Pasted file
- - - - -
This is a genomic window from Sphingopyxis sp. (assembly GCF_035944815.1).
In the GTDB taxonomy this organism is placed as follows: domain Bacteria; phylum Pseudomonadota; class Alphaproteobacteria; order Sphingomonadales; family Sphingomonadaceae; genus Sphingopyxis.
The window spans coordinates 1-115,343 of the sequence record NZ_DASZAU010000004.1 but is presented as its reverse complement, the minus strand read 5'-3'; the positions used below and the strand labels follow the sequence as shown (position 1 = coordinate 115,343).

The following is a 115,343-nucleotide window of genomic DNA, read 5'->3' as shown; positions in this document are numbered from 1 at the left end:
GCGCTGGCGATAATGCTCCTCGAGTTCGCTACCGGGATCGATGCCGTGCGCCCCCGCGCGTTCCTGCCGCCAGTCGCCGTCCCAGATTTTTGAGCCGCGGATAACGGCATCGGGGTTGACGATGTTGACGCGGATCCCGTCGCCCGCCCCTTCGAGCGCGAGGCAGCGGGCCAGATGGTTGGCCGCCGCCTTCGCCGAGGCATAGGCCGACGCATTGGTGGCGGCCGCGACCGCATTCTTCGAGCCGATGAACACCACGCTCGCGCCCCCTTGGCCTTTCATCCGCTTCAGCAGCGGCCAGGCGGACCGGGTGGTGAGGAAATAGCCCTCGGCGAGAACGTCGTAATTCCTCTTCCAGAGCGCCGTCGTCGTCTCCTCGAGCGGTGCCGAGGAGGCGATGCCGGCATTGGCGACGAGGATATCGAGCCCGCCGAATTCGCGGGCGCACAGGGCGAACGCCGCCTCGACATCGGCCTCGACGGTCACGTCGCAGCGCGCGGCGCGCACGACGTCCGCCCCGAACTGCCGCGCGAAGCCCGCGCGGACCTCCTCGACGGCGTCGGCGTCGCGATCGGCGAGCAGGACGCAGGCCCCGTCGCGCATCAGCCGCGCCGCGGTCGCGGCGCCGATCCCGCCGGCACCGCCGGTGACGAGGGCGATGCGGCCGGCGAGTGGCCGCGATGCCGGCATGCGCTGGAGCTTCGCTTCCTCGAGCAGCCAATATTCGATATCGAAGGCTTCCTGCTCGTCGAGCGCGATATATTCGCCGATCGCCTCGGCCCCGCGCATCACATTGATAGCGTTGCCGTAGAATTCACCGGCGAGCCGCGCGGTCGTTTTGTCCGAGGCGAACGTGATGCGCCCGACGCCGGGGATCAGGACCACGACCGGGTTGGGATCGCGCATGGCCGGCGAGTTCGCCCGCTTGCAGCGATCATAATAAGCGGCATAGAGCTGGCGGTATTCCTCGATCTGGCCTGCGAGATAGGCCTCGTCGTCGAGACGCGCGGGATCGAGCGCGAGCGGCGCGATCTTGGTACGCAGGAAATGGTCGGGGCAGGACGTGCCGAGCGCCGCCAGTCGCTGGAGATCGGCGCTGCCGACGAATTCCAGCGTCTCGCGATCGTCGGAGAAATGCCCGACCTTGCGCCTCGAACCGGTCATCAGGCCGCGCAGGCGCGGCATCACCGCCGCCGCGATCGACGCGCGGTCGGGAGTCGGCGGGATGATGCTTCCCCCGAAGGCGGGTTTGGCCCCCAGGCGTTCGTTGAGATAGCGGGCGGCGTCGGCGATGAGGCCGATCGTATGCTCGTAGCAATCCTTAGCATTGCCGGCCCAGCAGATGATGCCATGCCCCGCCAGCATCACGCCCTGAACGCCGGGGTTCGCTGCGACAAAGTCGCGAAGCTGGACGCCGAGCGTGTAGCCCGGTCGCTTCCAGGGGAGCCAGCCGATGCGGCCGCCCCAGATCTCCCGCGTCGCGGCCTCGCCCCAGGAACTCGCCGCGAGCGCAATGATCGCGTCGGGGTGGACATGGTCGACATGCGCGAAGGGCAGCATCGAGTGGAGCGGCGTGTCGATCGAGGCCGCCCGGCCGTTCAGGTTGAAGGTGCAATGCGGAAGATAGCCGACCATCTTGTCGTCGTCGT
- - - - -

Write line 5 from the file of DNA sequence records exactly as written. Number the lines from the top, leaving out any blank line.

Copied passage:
GCGCTGGCGATAATGCTCCTCGAGTTCGCTACCGGGATCGATGCCGTGCGCCCCCGCGCGTTCCTGCCGCCAGTCGCCGTCCCAGATTTTTGAGCCGCGGATAACGGCATCGGGGTTGACGATGTTGACGCGGATCCCGTCGCCCGCCCCTTCGAGCGCGAGGCAGCGGGCCAGATGGTTGGCCGCCGCCTTCGCCGAGGCATAGGCCGACGCATTGGTGGCGGCCGCGACCGCATTCTTCGAGCCGATGAACACCACGCTCGCGCCCCCTTGGCCTTTCATCCGCTTCAGCAGCGGCCAGGCGGACCGGGTGGTGAGGAAATAGCCCTCGGCGAGAACGTCGTAATTCCTCTTCCAGAGCGCCGTCGTCGTCTCCTCGAGCGGTGCCGAGGAGGCGATGCCGGCATTGGCGACGAGGATATCGAGCCCGCCGAATTCGCGGGCGCACAGGGCGAACGCCGCCTCGACATCGGCCTCGACGGTCACGTCGCAGCGCGCGGCGCGCACGACGTCCGCCCCGAACTGCCGCGCGAAGCCCGCGCGGACCTCCTCGACGGCGTCGGCGTCGCGATCGGCGAGCAGGACGCAGGCCCCGTCGCGCATCAGCCGCGCCGCGGTCGCGGCGCCGATCCCGCCGGCACCGCCGGTGACGAGGGCGATGCGGCCGGCGAGTGGCCGCGATGCCGGCATGCGCTGGAGCTTCGCTTCCTCGAGCAGCCAATATTCGATATCGAAGGCTTCCTGCTCGTCGAGCGCGATATATTCGCCGATCGCCTCGGCCCCGCGCATCACATTGATAGCGTTGCCGTAGAATTCACCGGCGAGCCGCGCGGTCGTTTTGTCCGAGGCGAACGTGATGCGCCCGACGCCGGGGATCAGGACCACGACCGGGTTGGGATCGCGCATGGCCGGCGAGTTCGCCCGCTTGCAGCGATCATAATAAGCGGCATAGAGCTGGCGGTATTCCTCGATCTGGCCTGCGAGATAGGCCTCGTCGTCGAGACGCGCGGGATCGAGCGCGAGCGGCGCGATCTTGGTACGCAGGAAATGGTCGGGGCAGGACGTGCCGAGCGCCGCCAGTCGCTGGAGATCGGCGCTGCCGACGAATTCCAGCGTCTCGCGATCGTCGGAGAAATGCCCGACCTTGCGCCTCGAACCGGTCATCAGGCCGCGCAGGCGCGGCATCACCGCCGCCGCGATCGACGCGCGGTCGGGAGTCGGCGGGATGATGCTTCCCCCGAAGGCGGGTTTGGCCCCCAGGCGTTCGTTGAGATAGCGGGCGGCGTCGGCGATGAGGCCGATCGTATGCTCGTAGCAATCCTTAGCATTGCCGGCCCAGCAGATGATGCCATGCCCCGCCAGCATCACGCCCTGAACGCCGGGGTTCGCTGCGACAAAGTCGCGAAGCTGGACGCCGAGCGTGTAGCCCGGTCGCTTCCAGGGGAGCCAGCCGATGCGGCCGCCCCAGATCTCCCGCGTCGCGGCCTCGCCCCAGGAACTCGCCGCGAGCGCAATGATCGCGTCGGGGTGGACATGGTCGACATGCGCGAAGGGCAGCATCGAGTGGAGCGGCGTGTCGATCGAGGCCGCCCGGCCGTTCAGGTTGAAGGTGCAATGCGGAAGATAGCCGACCATCTTGTCGTCGTCGT